figure's world domination. Writing about the brand in his book. he argues that Hello Kitty owes its success to the 'cute factor'. He says: "In a world of incredibly harsh and ugly realities such as wars, terrorism and a recession, cuteness is becoming a powerful brand attribute." Yet Hello Kitty is not all about cuteness. In line with its mantra of appealing to more than just children, it appears on a number of more adult properties - such as the Fender guitars - as part of a desire, particularly in Asian countries, to position the kitsch Hello Kitty as 'cool'. The Ed Hardy brand is following Hello Kitty's lead in this area, Don Ed Hardy started life as a tattoo artist, influenced by Japanese culture and aesthetics, and developed artwork on this theme. In 2002, clothing brand Ku USA moved his distinctive designs into fashion by producing a range of products based on his work. The clothing range began to be stocked in high-end American stores. such as Saks. In 2004, fashion designer Christian Audigier licensed the rights to produce the high-end Ed Hardy clothing line, which is based on imagery from the artist.

The brand now has a range of products including energy drinks, air freshener, scarves, fragrances, bottled water, intimate clothing, men's denim, belts and watches. Ed Hardy's Gregory adds: "It is a brand that represents Los Angeles culture and crosses all demographics it's a lifestyle brand. The uniqueness of us versus other licensing brands is that people want to wear Ed Hardy to be a part of the lifestyle." Sanrio's Lanzi claims that of all the licensed brands across the globe, including Marvel comics, Disney's High School Musical and Hannah Montana, Ed Hardy is his biggest rival. He says: "We tend not to worry about competition. People have been attracted to the Hello Kitty brand for more than 30 years - but if anyone is out there doing a good job in the licensing space and is making us worry, it's Ed Hardy" Gregory admits: "I get proposals everyday with a new product idea for the Ed Hardy brand. We have licences from couture swimwear to Smart cars and vodka - we identify a need and a space and fulfil it with a licence. Abnormality is creativity" One of the reasons for Ed Hardy's success, however, may have less to do with its creativity and more to do with good old-fashioned celebrity pulling power It is rumoured that US president Barack Obama, heiress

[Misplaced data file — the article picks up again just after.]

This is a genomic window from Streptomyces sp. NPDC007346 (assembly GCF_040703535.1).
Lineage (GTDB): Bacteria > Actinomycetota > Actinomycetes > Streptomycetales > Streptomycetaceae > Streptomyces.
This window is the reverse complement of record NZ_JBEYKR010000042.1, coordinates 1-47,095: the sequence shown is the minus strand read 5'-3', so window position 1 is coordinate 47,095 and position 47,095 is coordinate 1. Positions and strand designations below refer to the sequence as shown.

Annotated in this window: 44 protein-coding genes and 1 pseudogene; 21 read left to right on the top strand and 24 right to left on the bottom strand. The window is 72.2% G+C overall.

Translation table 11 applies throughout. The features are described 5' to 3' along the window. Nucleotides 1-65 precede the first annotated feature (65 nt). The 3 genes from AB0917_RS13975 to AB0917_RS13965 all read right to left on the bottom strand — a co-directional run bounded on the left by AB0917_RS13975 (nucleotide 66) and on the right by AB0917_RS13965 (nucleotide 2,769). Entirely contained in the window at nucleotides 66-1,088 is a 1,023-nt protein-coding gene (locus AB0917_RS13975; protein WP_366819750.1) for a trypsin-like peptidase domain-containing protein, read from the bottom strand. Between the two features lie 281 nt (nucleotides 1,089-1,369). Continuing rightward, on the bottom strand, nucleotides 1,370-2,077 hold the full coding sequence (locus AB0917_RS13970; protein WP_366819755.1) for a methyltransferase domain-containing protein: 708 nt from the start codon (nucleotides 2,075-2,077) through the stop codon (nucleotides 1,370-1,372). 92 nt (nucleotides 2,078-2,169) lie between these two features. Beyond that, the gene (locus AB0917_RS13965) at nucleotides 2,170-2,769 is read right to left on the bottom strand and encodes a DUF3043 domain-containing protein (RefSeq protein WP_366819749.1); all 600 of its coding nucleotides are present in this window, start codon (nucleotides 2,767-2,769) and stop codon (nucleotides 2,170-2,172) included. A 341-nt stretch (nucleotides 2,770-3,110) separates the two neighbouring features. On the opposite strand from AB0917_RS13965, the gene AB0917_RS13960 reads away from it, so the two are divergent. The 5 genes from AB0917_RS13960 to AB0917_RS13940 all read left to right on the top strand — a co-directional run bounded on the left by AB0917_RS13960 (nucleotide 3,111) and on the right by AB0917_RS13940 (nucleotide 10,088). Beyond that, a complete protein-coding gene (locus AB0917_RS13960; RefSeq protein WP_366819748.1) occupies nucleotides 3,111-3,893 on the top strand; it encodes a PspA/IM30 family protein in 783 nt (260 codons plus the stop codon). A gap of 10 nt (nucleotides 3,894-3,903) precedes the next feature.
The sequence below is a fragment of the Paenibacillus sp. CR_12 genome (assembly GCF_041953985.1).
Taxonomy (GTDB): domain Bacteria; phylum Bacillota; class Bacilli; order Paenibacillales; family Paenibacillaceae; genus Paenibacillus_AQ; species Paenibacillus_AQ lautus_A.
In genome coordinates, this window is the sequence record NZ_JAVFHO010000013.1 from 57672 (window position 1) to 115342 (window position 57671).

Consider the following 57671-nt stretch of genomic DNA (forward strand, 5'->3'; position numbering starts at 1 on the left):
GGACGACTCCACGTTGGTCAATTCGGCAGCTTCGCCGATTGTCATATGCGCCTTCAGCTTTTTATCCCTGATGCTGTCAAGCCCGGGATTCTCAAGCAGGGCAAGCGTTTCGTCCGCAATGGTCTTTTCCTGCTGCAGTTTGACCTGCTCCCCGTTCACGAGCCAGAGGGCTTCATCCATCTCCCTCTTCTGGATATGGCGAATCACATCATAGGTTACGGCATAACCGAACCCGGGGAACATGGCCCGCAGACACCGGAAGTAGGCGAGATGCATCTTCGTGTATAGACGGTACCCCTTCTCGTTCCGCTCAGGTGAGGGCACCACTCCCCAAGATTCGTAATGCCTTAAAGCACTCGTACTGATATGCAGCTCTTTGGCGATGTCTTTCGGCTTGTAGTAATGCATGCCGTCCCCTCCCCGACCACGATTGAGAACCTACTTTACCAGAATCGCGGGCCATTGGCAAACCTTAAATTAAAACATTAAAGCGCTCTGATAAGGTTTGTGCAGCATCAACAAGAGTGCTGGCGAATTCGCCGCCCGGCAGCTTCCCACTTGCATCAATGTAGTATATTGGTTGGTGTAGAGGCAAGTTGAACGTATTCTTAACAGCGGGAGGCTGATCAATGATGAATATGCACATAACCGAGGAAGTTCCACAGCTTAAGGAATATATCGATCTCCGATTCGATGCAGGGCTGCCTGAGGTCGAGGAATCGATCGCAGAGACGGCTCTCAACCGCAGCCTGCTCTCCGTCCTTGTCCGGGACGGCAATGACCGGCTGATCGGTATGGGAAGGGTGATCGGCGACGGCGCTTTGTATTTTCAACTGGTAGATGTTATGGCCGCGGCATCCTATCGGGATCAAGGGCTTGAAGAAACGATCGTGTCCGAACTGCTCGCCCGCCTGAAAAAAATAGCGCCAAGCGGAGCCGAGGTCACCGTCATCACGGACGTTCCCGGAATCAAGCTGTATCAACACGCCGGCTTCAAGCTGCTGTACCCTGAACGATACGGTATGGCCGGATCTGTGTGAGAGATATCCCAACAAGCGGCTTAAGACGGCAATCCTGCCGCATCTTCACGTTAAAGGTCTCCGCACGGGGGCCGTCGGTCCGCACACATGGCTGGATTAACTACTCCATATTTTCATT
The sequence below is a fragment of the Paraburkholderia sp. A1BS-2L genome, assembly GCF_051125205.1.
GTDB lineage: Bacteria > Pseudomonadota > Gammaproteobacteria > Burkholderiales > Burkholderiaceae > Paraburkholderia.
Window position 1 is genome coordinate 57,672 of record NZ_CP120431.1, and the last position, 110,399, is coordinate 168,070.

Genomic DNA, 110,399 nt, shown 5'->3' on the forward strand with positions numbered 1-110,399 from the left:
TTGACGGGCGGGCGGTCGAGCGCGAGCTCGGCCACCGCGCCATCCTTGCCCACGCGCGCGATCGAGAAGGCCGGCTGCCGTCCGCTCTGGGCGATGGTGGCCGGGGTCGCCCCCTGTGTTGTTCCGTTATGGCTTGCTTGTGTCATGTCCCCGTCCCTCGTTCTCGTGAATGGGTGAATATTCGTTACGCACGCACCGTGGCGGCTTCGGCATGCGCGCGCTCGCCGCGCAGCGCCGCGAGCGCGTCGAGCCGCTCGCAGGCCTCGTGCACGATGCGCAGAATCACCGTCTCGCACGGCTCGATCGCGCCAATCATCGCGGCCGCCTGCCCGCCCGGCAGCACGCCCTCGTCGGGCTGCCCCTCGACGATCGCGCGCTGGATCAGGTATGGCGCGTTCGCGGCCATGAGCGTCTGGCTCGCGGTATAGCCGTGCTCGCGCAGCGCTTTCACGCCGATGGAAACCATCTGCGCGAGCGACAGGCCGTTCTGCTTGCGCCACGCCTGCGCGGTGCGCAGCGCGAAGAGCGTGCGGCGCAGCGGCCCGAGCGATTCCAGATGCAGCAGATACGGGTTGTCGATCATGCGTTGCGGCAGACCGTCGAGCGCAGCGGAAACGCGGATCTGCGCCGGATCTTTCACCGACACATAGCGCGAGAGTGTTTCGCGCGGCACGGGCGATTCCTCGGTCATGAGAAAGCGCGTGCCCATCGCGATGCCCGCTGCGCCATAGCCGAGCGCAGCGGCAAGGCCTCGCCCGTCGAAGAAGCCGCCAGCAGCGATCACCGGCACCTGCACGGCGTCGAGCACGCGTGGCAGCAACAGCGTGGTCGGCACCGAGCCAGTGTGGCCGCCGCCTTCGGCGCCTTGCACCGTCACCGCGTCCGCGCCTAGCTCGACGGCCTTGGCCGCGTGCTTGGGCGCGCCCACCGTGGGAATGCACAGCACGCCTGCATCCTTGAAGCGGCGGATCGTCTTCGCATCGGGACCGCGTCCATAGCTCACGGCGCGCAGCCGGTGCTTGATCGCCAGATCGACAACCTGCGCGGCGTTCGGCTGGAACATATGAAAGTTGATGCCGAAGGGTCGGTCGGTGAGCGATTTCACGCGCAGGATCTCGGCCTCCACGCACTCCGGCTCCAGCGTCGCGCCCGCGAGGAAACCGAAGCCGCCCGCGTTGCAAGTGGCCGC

Paris Hilton, singer Britney Spears and supermodel Heidi Klum are among the brand's fans. Lanzi says that Hello Kitty attracts its own celebrity customers but he is not keen on official endorsement strategies: "We are very lucky that many VIPs across the world have adopted the Hello Kitty brand. This is free advertising for us: we don't ask for it, people just love Hello Kitty that much." One of the brand's biggest celebrity promoters is singer Mariah Carey. Tbe diva has been associated with the marque for a decade, when she started using Hello Kitty as a fashion statement. She opened concerts holding a Kitty doll and last year told Glamour magazine that fans send her the merchandise, which she keeps in her house's very own Hello Kitty crib. Lanzi enthuses: "We have a very wide appeal across all age groups." However, the Sanrio president concedes that Hello Kitty's unusual levels of appeal to so many people can be a disadvantage strategically, and this is something the business needs to keep a careful eye on during an international recession. "At the end of the day we are overexposed," he says. "This could be a problem for us over the next couple of years as we don't have a distinct category We aren't just toys, and people can be confused by that." CRS's Cole-Morgan adds that while Hello Kitty has built its status as a cult icon, it needs to make sure it keeps up its pace of developing new products and ditching underperforming ones if it is to bold international consumers' attention in future. "There is always the risk that the public will become bored if innova-

tion isn't key and tbe brand is overexposed," she says. "Consumers can lose interest and move on to something else very easily when something has been around for a long time. Hello Kitty is at risk of that in a few countries." However. Ed Hardy's Gregory, with a plethora of her own licensed products to market, argues that if the individual products are promoted well, over-exposure won't deter consumers. With more than eight million Hello Kitty blogs on the internet, it does not appear that over-exposure has barmed the brand so far. But its future will require Lanzi to overcome the issues of an overly complex portfolio of products, a global recession and the changing nature of consumers. It is no surprise that Hello Kitty, already in possession of a physical theme park, is now moving into massively multiplayer online roleplaying games with its own virtual world, currently in beta testing. While the brand's jet aeroplane may be less popular in these days of sustainable travel. Kitty's debit card, teaching young people money management skills, seems more appropriate than ever. Lanzi says he's confident that the phenomenon is not yet over. "Many people adopt Hello Kitty, and all these people interpret the brand differently, hut somehow it seems to work,'" he says. Roll adds: "Only time will tell whether tbe meow of this speechless but iconic Japanese cat will be heard in the coming decades. However, the current brand equity of Hello Kitty serves as a solid business platform for the future."

Hello Kitty cuts across all demographic groups and cultures, with interactive PC games for children (above), car stickers and designer bags (right). Paris Hilton and Mariah Carey are celebrity fans